‘Journey to Bethlehem’ Gets Lost on Its Way

Given the film’s wildly altered and modernized storyline, I can’t bring myself to give Journey to Bethlehem the support I usually give biblical fiction and musicals.
on Nov 13, 2023 · 2 comments

I really wanted to like Journey to Bethlehem. Some critical reviews (like this one) said the new musical movie took too many liberties with Scripture. But I was determined to enjoy myself.

For the most part, I love quirky musicals, even Cats, and I like a good pop-rock musical. I also typically assume the best intentions behind biblical fiction. Despite what I’d read, I was still planning to give a more positive report when I wrote this review. So in an attempt to do that, I’ll start with the things I actually liked: Journey had a few sweet, heartwarming moments and songs. The acting was decent, and most of the music was really well done.

Unfortunately, that is the only good I have to report.

Sadly, the other reviewers were right—this film was a disappointment. With Christian-made art finally living up to secular standards, Journey felt chaotic and lacking in many ways. The comedy was disjointed slapstick, awkwardly placed between much more serious moments. In fact, the added humor ruined scenes that should have brought viewers to tears instead of making them cringe and look away. And I’m genuinely curious who thought it was a good idea to make the magi the comedic relief. (Ryan George’s “Pitch Meeting” just writes itself, you know?)

Regarding the film’s alleged misinterpretation of Scripture, I was also ready to be generous and forgiving. After all, I’m a big fan of The Chosen, which creates fictional backstories and plot lines woven into a faithful reading of Scripture. It’s also been ruthlessly criticized for being heretical (which it isn’t). And from what I’d read, Journey’s filmmakers had a genuine desire to stay true to the spirit of the Christmas story even as they took creative license.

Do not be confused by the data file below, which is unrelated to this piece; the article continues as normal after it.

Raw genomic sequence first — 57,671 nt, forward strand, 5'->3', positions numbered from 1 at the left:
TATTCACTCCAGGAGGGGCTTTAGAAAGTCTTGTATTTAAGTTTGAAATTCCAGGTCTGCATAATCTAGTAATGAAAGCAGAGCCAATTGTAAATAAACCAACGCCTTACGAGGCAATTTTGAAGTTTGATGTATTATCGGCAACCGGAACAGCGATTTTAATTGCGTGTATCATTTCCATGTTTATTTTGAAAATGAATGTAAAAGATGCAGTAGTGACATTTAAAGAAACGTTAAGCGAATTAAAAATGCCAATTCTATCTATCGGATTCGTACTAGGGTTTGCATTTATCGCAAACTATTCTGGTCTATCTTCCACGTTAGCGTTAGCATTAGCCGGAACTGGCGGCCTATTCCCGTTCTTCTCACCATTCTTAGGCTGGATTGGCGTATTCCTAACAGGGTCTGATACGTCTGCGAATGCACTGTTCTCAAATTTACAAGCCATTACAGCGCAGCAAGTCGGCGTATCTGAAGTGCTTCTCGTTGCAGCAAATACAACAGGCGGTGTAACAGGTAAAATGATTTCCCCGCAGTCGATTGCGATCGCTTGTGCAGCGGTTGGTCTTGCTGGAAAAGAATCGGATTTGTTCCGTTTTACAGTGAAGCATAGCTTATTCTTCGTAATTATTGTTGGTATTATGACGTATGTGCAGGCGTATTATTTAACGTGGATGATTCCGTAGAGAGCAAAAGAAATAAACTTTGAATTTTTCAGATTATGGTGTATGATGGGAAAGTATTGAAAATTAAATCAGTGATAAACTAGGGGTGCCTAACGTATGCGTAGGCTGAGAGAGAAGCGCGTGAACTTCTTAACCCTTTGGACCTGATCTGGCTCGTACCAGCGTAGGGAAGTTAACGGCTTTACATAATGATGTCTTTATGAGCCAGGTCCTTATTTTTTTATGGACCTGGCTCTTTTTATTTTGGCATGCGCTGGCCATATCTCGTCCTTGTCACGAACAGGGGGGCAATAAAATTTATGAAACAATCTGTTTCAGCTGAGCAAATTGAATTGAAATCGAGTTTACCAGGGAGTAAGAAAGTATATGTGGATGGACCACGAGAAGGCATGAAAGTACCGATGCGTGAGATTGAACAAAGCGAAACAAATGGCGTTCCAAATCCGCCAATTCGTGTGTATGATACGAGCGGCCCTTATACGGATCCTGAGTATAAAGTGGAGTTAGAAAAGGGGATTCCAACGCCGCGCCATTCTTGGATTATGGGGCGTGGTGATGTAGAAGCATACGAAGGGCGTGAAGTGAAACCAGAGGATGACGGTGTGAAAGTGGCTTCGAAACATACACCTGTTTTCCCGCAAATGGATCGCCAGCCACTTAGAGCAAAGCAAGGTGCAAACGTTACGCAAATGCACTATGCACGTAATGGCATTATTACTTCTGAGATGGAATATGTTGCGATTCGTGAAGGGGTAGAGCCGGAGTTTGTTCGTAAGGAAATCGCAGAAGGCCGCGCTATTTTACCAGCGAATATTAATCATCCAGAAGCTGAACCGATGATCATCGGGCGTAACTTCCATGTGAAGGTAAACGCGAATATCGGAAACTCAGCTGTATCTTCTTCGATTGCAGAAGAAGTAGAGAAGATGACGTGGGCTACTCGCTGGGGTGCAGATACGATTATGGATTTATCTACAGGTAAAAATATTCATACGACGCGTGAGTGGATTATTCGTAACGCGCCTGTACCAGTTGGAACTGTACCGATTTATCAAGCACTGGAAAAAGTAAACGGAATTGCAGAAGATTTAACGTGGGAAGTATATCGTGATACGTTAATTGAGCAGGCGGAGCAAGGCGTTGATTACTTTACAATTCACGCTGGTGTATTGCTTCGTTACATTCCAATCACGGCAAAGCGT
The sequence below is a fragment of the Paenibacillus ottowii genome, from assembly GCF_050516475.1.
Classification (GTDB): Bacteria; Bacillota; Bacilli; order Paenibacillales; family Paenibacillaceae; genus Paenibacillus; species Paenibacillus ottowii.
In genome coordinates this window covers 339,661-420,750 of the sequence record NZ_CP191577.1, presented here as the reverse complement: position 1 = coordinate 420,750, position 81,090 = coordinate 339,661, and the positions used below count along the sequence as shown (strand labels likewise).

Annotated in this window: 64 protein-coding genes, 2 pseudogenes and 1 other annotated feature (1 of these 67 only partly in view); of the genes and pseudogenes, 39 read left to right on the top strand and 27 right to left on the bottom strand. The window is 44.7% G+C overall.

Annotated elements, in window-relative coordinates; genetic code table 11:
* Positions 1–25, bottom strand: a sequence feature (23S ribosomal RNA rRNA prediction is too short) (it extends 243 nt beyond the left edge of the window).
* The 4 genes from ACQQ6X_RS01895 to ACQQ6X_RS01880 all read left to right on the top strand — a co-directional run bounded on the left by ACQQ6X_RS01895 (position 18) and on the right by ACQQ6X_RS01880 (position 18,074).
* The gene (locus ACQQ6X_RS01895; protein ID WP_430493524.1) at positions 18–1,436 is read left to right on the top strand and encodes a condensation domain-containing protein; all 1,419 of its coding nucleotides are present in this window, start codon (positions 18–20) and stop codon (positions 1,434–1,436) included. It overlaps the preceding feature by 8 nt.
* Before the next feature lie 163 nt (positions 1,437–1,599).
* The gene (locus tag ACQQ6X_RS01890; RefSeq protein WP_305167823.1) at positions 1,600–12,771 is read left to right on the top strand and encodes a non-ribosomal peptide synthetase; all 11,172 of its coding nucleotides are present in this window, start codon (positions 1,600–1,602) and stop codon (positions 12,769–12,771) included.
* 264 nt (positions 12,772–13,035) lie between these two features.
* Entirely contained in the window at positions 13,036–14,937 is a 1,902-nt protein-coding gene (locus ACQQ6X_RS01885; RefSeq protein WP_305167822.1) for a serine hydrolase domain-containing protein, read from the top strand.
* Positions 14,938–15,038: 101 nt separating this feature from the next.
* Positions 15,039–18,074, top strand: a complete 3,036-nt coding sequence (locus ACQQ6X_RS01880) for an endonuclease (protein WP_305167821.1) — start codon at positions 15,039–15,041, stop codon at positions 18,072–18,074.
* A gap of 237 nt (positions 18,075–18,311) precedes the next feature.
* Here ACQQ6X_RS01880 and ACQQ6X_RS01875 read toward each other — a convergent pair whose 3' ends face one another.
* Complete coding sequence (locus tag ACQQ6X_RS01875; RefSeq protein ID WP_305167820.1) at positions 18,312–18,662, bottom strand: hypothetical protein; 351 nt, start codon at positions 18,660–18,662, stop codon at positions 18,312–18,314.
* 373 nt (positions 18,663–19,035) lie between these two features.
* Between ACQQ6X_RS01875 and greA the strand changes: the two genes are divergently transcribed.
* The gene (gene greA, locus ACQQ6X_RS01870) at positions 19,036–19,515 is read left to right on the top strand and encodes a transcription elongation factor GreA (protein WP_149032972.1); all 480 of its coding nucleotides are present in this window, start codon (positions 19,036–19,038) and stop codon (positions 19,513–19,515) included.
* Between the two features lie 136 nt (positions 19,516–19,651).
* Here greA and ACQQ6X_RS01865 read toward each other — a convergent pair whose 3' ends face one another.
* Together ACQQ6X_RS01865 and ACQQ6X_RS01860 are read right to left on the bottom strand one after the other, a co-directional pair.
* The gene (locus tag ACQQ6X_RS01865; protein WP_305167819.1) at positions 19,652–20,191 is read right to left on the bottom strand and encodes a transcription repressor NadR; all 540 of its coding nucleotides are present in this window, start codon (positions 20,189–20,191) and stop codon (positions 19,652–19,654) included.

Yet where The Chosen enhances our understanding of the characters, culture, and circumstances of the Bible, Journey only distorts the story through a modernist lens.

No doubt the writers asked themselves, “How would a teenage girl feel if she were forced into a marriage with a man she didn’t know or love? And then to be told she was going to have a baby by the power of the Holy Spirit and be shamed in front of her whole town?” I would assume they found answers through the lens of a modern teenager rather than a Jewish girl who lived thousands of years ago. I fear the backstory and tensions they created for these characters may mislead viewers rather than enhance their comprehension of the Bible.

Am I just being a stick in the mud? Maybe. I have no doubt the people who made this film had really good intentions. But with a storyline so wildly altered and modernized, I can’t bring myself to give Journey to Bethlehem the support I usually give biblical fiction and musicals.

Staff writer Marian Jacobs has created Lorehaven stories since the first print issue, exploring magic, sexuality, and story ethics. Her work has also featured at Desiring God and Stage and Story. She and her family live in southern California. Her first nonfiction book, a theological analysis and guide to discerning fictional magic, is set for summer 2025 release from B&H Publishing.
  1. Jon Croft says:

    Great job on the review Marian!

  2. Wilda says:

    My husband and I just saw it and we enjoyed the music and the beauty but we really did not like how they portrayed the three kings. We did not like the comedic part. It felt weird and disrespectful. Why did they choose to have King Herod’s son in a role and more importantly choose to help them escape is beyond our understanding. Why not stick to the story in truth? I enjoyed it for the most part but I can see how some Christians will have a problem embracing it.

What say you?